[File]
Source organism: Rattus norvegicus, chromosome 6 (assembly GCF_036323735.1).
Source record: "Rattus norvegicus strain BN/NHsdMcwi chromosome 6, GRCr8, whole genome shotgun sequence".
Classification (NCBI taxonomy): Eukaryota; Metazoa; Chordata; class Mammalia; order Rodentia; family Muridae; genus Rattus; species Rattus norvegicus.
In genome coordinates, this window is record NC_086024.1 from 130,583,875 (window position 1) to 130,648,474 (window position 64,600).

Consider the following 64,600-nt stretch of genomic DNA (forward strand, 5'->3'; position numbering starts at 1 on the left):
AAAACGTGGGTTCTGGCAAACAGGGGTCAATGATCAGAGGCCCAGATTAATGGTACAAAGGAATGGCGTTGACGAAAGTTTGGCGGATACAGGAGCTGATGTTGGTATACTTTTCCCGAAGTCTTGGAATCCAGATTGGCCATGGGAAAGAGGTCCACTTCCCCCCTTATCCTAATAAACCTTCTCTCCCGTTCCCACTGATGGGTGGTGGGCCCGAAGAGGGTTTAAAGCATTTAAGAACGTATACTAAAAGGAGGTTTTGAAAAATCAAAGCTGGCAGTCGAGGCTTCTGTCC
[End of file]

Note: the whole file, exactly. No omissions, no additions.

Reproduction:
Source organism: Rattus norvegicus, chromosome 6 (assembly GCF_036323735.1).
Source record: "Rattus norvegicus strain BN/NHsdMcwi chromosome 6, GRCr8, whole genome shotgun sequence".
Classification (NCBI taxonomy): Eukaryota; Metazoa; Chordata; class Mammalia; order Rodentia; family Muridae; genus Rattus; species Rattus norvegicus.
In genome coordinates, this window is record NC_086024.1 from 130,583,875 (window position 1) to 130,648,474 (window position 64,600).

Consider the following 64,600-nt stretch of genomic DNA (forward strand, 5'->3'; position numbering starts at 1 on the left):
AAAACGTGGGTTCTGGCAAACAGGGGTCAATGATCAGAGGCCCAGATTAATGGTACAAAGGAATGGCGTTGACGAAAGTTTGGCGGATACAGGAGCTGATGTTGGTATACTTTTCCCGAAGTCTTGGAATCCAGATTGGCCATGGGAAAGAGGTCCACTTCCCCCCTTATCCTAATAAACCTTCTCTCCCGTTCCCACTGATGGGTGGTGGGCCCGAAGAGGGTTTAAAGCATTTAAGAACGTATACTAAAAGGAGGTTTTGAAAAATCAAAGCTGGCAGTCGAGGCTTCTGTCC